- Published on 23 October 2014
- Written by Staff Reporter
Most bodies of about 80 South Africans and three Zimbabweans who met their creator when a church building belong to Prophet TB Joshua collapsed in Lagos on the 12th September, have decomposed beyond recognition after being kept in cheap fan powered (supermarket style) coolers, it has emerged.
Most of the Nigerian mortuaries the bodies are being kept cool only by fans, with no refrigeration. The development comes after it further emerged the process to identify the bodies will take several months.
While denying the revelations, the Nigerian government have yet admitted the bodies are now decomposed to a state they cannot be viewed by relatives without causing trauma.
"Out of concern for potential secondary trauma to the families as well as public health considerations, government discourages all families from viewing the mortal remains," said an official.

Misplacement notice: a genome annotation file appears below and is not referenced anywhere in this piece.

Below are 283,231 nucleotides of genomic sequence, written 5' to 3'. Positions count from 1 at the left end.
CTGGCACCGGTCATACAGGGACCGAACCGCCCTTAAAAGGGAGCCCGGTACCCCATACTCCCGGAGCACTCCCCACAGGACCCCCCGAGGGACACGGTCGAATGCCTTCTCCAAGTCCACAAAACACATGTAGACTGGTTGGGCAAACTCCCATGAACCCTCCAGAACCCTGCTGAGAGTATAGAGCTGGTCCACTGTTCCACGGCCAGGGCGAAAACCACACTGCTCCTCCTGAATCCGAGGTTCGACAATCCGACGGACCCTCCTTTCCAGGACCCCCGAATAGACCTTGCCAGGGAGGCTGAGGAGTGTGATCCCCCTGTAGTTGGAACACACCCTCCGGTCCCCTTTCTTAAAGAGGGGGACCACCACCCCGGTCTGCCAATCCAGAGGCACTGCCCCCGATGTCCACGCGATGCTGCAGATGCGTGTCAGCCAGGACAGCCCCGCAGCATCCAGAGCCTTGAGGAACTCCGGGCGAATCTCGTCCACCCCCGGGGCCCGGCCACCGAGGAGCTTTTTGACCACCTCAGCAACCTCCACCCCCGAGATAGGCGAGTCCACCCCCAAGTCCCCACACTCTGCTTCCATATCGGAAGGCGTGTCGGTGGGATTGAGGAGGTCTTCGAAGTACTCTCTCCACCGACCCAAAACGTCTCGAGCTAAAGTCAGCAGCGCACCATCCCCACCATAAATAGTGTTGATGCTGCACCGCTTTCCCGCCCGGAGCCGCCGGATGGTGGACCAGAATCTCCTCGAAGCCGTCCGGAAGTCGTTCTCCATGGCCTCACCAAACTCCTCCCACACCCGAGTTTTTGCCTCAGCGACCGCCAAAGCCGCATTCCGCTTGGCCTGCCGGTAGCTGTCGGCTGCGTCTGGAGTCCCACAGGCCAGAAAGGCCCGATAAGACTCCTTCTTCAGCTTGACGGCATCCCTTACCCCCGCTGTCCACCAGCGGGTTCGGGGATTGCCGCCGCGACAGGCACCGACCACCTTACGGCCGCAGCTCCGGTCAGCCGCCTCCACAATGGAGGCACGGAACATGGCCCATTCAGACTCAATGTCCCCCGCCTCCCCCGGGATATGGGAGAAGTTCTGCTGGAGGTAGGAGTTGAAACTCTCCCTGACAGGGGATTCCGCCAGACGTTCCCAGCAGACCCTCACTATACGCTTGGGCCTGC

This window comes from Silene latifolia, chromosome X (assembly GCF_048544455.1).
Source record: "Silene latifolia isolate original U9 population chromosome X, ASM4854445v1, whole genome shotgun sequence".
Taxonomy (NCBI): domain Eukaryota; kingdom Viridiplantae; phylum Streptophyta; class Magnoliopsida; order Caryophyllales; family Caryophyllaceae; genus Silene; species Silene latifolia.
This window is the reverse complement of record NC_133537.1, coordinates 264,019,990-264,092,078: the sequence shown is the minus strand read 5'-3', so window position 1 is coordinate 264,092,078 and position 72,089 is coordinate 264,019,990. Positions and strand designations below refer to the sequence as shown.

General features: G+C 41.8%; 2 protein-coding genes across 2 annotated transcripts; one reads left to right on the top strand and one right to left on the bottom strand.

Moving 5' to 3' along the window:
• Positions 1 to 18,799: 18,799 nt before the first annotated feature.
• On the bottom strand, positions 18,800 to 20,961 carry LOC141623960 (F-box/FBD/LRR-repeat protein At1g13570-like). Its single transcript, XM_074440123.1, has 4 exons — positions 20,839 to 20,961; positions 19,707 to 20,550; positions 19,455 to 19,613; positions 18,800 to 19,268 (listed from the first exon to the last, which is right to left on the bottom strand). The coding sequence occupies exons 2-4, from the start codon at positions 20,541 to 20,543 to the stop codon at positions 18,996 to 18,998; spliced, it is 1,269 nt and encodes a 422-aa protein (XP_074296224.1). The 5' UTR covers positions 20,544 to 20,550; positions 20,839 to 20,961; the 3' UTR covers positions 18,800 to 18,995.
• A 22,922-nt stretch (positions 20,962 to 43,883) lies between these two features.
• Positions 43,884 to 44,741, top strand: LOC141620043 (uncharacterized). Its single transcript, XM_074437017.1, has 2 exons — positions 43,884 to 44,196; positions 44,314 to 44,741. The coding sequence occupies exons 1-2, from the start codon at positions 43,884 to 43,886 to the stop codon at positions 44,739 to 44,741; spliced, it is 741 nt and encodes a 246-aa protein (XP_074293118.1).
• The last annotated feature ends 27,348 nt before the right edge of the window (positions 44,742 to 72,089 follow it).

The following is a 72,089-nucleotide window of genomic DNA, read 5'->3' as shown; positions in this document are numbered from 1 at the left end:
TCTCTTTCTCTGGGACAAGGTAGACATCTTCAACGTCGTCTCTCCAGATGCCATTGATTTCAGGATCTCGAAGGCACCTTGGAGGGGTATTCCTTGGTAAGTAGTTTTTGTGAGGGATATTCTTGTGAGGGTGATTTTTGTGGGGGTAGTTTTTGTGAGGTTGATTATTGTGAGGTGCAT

The bodies include that of top MDC-T official Greenwich Ndanga who was a pastor and had travelled for his pilgrimage to see TB Joshua before meeting his fate.
According to a government official who did not want to be named, the delays have been caused by the political haggling between South Africa and Nigeria.
But more than 80 bodies of South Africans have not been returned to Mzansi, and there is no word on when the remains will be returned to their loved ones.
"We still don’t know. Even as we speak, the laboratory in Lagos has not given us an update. The laboratory reports directly to the Nigerian government, not to us. We hope to have more information by the end of the week," said South African government spokeswoman Phumla Williams yesterday.
Williams said they will have a media briefing when they receive new information.
On 12 September, 116 people, among them 84 South Africans, were killed in the collapse of a multi-storey guest- house attached to TB Joshua’s Synagogue Church of all Nations.
Last Sunday, Professor John Obafunwa, chief medical examiner of Lagos State, was quoted as saying the bodies would be home in three weeks.